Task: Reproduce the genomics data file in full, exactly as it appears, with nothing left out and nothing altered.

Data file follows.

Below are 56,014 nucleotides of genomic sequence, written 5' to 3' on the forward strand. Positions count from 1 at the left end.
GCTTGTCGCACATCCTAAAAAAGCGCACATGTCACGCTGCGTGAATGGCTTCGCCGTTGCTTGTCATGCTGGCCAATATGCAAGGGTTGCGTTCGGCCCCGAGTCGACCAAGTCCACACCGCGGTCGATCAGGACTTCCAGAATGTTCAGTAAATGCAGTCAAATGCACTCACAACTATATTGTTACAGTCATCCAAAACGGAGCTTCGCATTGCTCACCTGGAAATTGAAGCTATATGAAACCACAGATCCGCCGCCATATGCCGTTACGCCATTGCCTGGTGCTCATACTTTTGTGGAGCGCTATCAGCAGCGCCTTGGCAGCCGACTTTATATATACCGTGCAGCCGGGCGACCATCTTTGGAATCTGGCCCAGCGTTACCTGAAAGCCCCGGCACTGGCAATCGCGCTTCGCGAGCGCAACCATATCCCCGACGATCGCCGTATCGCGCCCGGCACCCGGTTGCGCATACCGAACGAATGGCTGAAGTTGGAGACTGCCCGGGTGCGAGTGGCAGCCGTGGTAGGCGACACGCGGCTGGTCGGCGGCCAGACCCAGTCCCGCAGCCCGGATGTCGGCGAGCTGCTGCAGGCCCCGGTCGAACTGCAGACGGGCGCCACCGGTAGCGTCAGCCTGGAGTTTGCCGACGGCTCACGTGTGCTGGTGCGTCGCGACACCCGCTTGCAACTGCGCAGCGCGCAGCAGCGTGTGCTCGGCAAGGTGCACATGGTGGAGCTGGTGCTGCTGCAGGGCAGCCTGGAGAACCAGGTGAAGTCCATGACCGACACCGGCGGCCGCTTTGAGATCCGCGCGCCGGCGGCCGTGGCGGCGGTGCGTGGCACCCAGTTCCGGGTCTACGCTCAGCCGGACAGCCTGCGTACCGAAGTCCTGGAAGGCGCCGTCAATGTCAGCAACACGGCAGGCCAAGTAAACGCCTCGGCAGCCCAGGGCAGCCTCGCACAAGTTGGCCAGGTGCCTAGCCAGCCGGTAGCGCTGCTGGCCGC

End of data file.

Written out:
Below are 56,014 nucleotides of genomic sequence, written 5' to 3' on the forward strand. Positions count from 1 at the left end.
GCTTGTCGCACATCCTAAAAAAGCGCACATGTCACGCTGCGTGAATGGCTTCGCCGTTGCTTGTCATGCTGGCCAATATGCAAGGGTTGCGTTCGGCCCCGAGTCGACCAAGTCCACACCGCGGTCGATCAGGACTTCCAGAATGTTCAGTAAATGCAGTCAAATGCACTCACAACTATATTGTTACAGTCATCCAAAACGGAGCTTCGCATTGCTCACCTGGAAATTGAAGCTATATGAAACCACAGATCCGCCGCCATATGCCGTTACGCCATTGCCTGGTGCTCATACTTTTGTGGAGCGCTATCAGCAGCGCCTTGGCAGCCGACTTTATATATACCGTGCAGCCGGGCGACCATCTTTGGAATCTGGCCCAGCGTTACCTGAAAGCCCCGGCACTGGCAATCGCGCTTCGCGAGCGCAACCATATCCCCGACGATCGCCGTATCGCGCCCGGCACCCGGTTGCGCATACCGAACGAATGGCTGAAGTTGGAGACTGCCCGGGTGCGAGTGGCAGCCGTGGTAGGCGACACGCGGCTGGTCGGCGGCCAGACCCAGTCCCGCAGCCCGGATGTCGGCGAGCTGCTGCAGGCCCCGGTCGAACTGCAGACGGGCGCCACCGGTAGCGTCAGCCTGGAGTTTGCCGACGGCTCACGTGTGCTGGTGCGTCGCGACACCCGCTTGCAACTGCGCAGCGCGCAGCAGCGTGTGCTCGGCAAGGTGCACATGGTGGAGCTGGTGCTGCTGCAGGGCAGCCTGGAGAACCAGGTGAAGTCCATGACCGACACCGGCGGCCGCTTTGAGATCCGCGCGCCGGCGGCCGTGGCGGCGGTGCGTGGCACCCAGTTCCGGGTCTACGCTCAGCCGGACAGCCTGCGTACCGAAGTCCTGGAAGGCGCCGTCAATGTCAGCAACACGGCAGGCCAAGTAAACGCCTCGGCAGCCCAGGGCAGCCTCGCACAAGTTGGCCAGGTGCCTAGCCAGCCGGTAGCGCTGCTGGCCGC